166. Ezekiel for the remnant (14 words; Ezek 11:13).
Two Prayers in Daniel:
167. Daniel for forgiveness of sins and fulfillment of prophecy (550 words; Dan 9:1-19).
168. Daniel for revelation (11 words; Dan 12:8).
References to prayer (Dan 2:17-18; 6:10).
Two Prayers in Amos:
169. Amos for forgiveness s (16 words; Amos 7:2).
170. Amos for help (16 words; Amos 7:5).
Three Prayers in Jonah:
171. Sailors for mercy (33 words; Jonah 1:14).
172. Jonah for deliverance from hell (198 words; Jonah 2:1-9).
173. Jonah for death (70 words; Jonah 4:2-3).
Three Prayers in Habakkuk:
174. Habakkuk for God to act (75 words; Hab 1:1-5).
175. Habakkuk for judgment (156 words; Hab 1:12-17).
176. Habakkuk for revival (474 words; Hab 3:2-19).
Seventeen Prayers in Matthew:
177. Jesus, The Lord’s prayer (66 words; Matt 6:9-13).
178. Leper for healing (9 words; Matt 8:2). Answered (Matt 8:3).
179. Centurion for healing of his servant (73 words; Matt 8:6-9). Answered (Matt 8:13).
180. Disciples for help from drowning (5 words; Matt 8:25). Answered (Matt 8:26).
181. Demons for temporary liberty (37 words; Matt 8:29-31). Answered (Matt 8:32).
182. A ruler for healing (18 words; Matt 9:18). Answered (Matt 9:25).
183. A woman for healing (11 words; Matt 9:21). Answered (Matt 9:22).
184. Two blind men for healing (8 words; Matt 9:27). Answered (Matt 9:29-30).
185. Jesus giving thanks to God (38 words; Matt 11:25).
186. Peter to walk on water (13 words; Matt 14:28). Answered (Matt 14:29).
187. Peter for help from drowning (3 words; Matt 14:30). Answered (Matt 14:31).
188. A woman for healing of her daughter (36 words; Matt 15:22-27). Answered (Matt 15:28).
189. A man for healing of his son (39 words; Matt 17:15-16). Answered (Matt 17:18).
190. A mother for exaltation of her 2 sons, James and John (23 words; Matt 20:21). Unanswered because of wrong motive and not in harmony with God’s plan (Matt 20:23).
191. Two blind men for healing (27 words; Matt 20:30-33). Answered (Matt 20:34).
192. Jesus to be saved from death in the garden before He could die on the cross (62 words; Matt 26:39-44). Answered (Heb 5:7).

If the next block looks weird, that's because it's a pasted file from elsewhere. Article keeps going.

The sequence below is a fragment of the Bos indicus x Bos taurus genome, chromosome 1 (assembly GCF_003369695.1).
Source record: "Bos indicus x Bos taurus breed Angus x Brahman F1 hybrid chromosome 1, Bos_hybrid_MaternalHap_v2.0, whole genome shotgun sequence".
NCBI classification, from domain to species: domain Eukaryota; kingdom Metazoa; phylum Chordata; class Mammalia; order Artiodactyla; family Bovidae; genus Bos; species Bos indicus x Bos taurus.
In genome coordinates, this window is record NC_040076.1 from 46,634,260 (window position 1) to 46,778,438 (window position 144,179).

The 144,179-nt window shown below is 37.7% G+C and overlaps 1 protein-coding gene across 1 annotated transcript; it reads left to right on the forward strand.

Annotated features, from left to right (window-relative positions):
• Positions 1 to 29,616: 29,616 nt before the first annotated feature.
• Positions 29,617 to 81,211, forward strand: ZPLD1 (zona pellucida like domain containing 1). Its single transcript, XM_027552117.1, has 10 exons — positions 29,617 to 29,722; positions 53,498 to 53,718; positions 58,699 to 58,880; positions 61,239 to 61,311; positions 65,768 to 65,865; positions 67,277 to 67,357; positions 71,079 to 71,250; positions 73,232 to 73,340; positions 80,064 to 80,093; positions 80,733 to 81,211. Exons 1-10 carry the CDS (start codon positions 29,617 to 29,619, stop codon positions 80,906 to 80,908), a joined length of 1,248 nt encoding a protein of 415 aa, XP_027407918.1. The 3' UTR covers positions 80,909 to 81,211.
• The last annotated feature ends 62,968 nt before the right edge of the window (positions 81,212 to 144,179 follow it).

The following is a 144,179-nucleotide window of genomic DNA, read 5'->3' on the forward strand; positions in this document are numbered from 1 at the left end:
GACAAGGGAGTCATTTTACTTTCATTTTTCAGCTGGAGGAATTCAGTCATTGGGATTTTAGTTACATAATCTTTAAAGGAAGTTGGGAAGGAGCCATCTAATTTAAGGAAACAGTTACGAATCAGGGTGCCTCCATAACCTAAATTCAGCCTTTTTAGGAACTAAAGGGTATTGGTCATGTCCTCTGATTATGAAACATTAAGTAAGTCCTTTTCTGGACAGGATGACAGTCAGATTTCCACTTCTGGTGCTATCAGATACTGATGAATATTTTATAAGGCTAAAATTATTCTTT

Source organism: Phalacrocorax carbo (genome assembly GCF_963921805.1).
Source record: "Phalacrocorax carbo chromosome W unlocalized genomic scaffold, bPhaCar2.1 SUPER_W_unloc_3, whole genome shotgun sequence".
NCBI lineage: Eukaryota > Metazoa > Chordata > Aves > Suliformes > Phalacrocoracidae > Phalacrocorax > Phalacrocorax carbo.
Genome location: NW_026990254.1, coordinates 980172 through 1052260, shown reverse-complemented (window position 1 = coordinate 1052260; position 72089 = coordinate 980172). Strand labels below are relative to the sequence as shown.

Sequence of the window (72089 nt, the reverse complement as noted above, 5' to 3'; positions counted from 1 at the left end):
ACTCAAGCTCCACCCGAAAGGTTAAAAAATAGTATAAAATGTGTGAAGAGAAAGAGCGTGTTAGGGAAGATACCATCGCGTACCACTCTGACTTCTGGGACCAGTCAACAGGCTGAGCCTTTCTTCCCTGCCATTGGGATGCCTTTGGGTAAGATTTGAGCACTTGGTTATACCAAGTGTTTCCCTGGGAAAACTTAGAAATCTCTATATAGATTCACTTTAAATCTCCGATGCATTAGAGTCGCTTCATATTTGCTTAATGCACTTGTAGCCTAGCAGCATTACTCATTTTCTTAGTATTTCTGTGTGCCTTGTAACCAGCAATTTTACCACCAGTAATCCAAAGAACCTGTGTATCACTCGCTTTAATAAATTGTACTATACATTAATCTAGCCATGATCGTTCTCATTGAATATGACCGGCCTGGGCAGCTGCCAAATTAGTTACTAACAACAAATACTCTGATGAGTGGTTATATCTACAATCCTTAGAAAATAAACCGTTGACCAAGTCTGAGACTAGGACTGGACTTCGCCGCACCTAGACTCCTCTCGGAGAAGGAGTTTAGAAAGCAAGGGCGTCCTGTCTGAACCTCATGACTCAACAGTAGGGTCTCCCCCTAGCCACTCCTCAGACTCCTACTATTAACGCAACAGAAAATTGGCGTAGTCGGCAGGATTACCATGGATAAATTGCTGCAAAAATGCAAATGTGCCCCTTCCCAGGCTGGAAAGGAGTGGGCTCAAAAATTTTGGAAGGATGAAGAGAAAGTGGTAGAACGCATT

193. Jesus on the cross (9 words; Matt 27:46).
References to prayer (Matt 6:5-13; 7:7-11; Matt 14:23; 18:19-20; 21:22; 23:14).
Two Prayers in Mark:
194. A demon for temporary freedom (31 words; Mark 1:23-24).
195. Jesus in healing a deaf mute (2 words-the shortest prayer; Mark 7:34). Answered (Mark 7:35).
References to prayer (Mark 1:35; 6:41,46; 9:23; 11:22-24).
Seven Prayers in Luke:
196. Simeon in blessing Jesus (43 words; Luke 2:29-32).
197. Rich man in hell (80 words; Luke 16:24-31).
198. Ten lepers for healing (5 words; Luke 17:13). Answered (Luke 17:14,19).
199. A Pharisee in boasting of his righteousness (34 words; Luke 18:11-12). Unjustified (Luke 18:14).
200. A publican for mercy (7 words; Luke 18:13). Answered, justified (Luke 18:14).
201. Jesus on the cross (10 words; Luke 23:34).
202. Jesus on the cross (8 words; Luke 23:46).
References to prayer (Luke 3:21-22; 5:16; 6:12; 9:28-29; 11:1-13; 18:1-18; 22:31-32).
Five Prayers in John:
203. Nobleman for healing of child (7 words; John 4:49). Answered (John 4:50).
204. People for living bread (6 words; John 6:34).
205. Jesus for resurrection of Lazarus (40 words; John 11:41-43). Answered (John 11:44).
206. Jesus for glorification (19 words; John 12:27-28). Answered (John 12:28).
207. Jesus for disciples (638 words; John 17).
References to prayer (John 7:37-39; 14:12-15; 15:7,16; 16:23-26).
Six Prayers in Acts:
208. Disciples for successor to Judas (41 words; Acts 1:24-25). Answered (Acts 1:26).
209. Peter for healing of lame man (12 words; Acts 3:6). Answered (Acts 3:7-8).
210. Disciples for boldness and power (178 words; Acts 4:24-30). Answered (Acts 4:31-33).
211. Stephen for enemies (13 words; Acts 7:59-60).
212. Paul for instruction (12 words; Acts 9:5-6). Answered (Acts 9:5-6).
213. Peter for resurrection of Tabitha (2 words; Acts 9:40). Answered (Acts 9:40-41).
References to prayer (Acts 1:14; 3:1; 6:4; 8:22,24,34; 10:9,31; 12:5; 16:13-16).
One Prayer in 3 John:
214. That we the readers would prosper and be in health as our soul prospers (18 words; 3 John :2)
Eight Prayers in Revelation:
215. Elders in worship (27 words; Rev 4:11).
216. Angels in worship (22 words; Rev 5:12).
217. All creatures in worship (22 words; Rev 5:13).
218. Martyrs for vengeance (22 words; Rev 6:10).
219. Great multitude in worship (13 words; Rev 7:10).
220. Angels in worship (23 words; Rev 7:12).
221. Glorified saints in worship (56 words; Rev 19:1-6).